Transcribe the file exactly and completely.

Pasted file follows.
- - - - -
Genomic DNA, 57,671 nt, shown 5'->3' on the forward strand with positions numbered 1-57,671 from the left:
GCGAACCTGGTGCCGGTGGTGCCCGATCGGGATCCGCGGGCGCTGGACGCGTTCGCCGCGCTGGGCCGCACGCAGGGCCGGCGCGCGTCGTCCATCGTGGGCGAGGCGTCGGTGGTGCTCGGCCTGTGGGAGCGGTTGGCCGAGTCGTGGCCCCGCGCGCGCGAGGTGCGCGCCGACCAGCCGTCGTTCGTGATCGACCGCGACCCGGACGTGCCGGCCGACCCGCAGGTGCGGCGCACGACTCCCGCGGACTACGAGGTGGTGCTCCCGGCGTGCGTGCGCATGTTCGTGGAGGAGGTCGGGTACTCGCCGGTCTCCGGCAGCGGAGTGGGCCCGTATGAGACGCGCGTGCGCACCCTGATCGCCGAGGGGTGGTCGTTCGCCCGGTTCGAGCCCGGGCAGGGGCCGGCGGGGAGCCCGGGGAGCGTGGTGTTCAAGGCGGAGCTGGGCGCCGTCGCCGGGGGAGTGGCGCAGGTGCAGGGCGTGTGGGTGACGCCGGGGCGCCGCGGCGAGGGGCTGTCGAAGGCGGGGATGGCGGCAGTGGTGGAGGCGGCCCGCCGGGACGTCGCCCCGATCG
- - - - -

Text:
Genomic DNA, 57,671 nt, shown 5'->3' on the forward strand with positions numbered 1-57,671 from the left:
GCGAACCTGGTGCCGGTGGTGCCCGATCGGGATCCGCGGGCGCTGGACGCGTTCGCCGCGCTGGGCCGCACGCAGGGCCGGCGCGCGTCGTCCATCGTGGGCGAGGCGTCGGTGGTGCTCGGCCTGTGGGAGCGGTTGGCCGAGTCGTGGCCCCGCGCGCGCGAGGTGCGCGCCGACCAGCCGTCGTTCGTGATCGACCGCGACCCGGACGTGCCGGCCGACCCGCAGGTGCGGCGCACGACTCCCGCGGACTACGAGGTGGTGCTCCCGGCGTGCGTGCGCATGTTCGTGGAGGAGGTCGGGTACTCGCCGGTCTCCGGCAGCGGAGTGGGCCCGTATGAGACGCGCGTGCGCACCCTGATCGCCGAGGGGTGGTCGTTCGCCCGGTTCGAGCCCGGGCAGGGGCCGGCGGGGAGCCCGGGGAGCGTGGTGTTCAAGGCGGAGCTGGGCGCCGTCGCCGGGGGAGTGGCGCAGGTGCAGGGCGTGTGGGTGACGCCGGGGCGCCGCGGCGAGGGGCTGTCGAAGGCGGGGATGGCGGCAGTGGTGGAGGCGGCCCGCCGGGACGTCGCCCCGATCG